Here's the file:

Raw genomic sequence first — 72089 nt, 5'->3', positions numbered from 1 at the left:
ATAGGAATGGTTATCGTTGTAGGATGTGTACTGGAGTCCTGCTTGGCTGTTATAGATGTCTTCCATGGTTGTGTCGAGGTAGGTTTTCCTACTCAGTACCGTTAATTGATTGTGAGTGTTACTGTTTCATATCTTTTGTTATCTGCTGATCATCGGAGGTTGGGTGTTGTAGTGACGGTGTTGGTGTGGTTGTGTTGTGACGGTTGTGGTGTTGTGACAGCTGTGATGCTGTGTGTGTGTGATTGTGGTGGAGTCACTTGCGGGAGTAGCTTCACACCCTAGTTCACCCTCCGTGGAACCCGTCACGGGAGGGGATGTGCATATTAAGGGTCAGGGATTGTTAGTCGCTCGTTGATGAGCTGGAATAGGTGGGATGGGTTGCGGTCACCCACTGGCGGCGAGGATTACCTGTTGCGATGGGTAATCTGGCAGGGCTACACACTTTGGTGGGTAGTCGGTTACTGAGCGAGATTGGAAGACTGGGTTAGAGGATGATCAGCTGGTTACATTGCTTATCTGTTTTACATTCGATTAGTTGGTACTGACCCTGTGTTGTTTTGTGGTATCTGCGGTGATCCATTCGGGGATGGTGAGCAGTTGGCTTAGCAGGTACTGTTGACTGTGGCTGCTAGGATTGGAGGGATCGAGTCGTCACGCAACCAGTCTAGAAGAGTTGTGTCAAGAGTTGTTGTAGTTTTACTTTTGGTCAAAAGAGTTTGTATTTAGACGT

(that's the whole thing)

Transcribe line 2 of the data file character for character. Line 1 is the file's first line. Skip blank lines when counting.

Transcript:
ATAGGAATGGTTATCGTTGTAGGATGTGTACTGGAGTCCTGCTTGGCTGTTATAGATGTCTTCCATGGTTGTGTCGAGGTAGGTTTTCCTACTCAGTACCGTTAATTGATTGTGAGTGTTACTGTTTCATATCTTTTGTTATCTGCTGATCATCGGAGGTTGGGTGTTGTAGTGACGGTGTTGGTGTGGTTGTGTTGTGACGGTTGTGGTGTTGTGACAGCTGTGATGCTGTGTGTGTGTGATTGTGGTGGAGTCACTTGCGGGAGTAGCTTCACACCCTAGTTCACCCTCCGTGGAACCCGTCACGGGAGGGGATGTGCATATTAAGGGTCAGGGATTGTTAGTCGCTCGTTGATGAGCTGGAATAGGTGGGATGGGTTGCGGTCACCCACTGGCGGCGAGGATTACCTGTTGCGATGGGTAATCTGGCAGGGCTACACACTTTGGTGGGTAGTCGGTTACTGAGCGAGATTGGAAGACTGGGTTAGAGGATGATCAGCTGGTTACATTGCTTATCTGTTTTACATTCGATTAGTTGGTACTGACCCTGTGTTGTTTTGTGGTATCTGCGGTGATCCATTCGGGGATGGTGAGCAGTTGGCTTAGCAGGTACTGTTGACTGTGGCTGCTAGGATTGGAGGGATCGAGTCGTCACGCAACCAGTCTAGAAGAGTTGTGTCAAGAGTTGTTGTAGTTTTACTTTTGGTCAAAAGAGTTTGTATTTAGACGT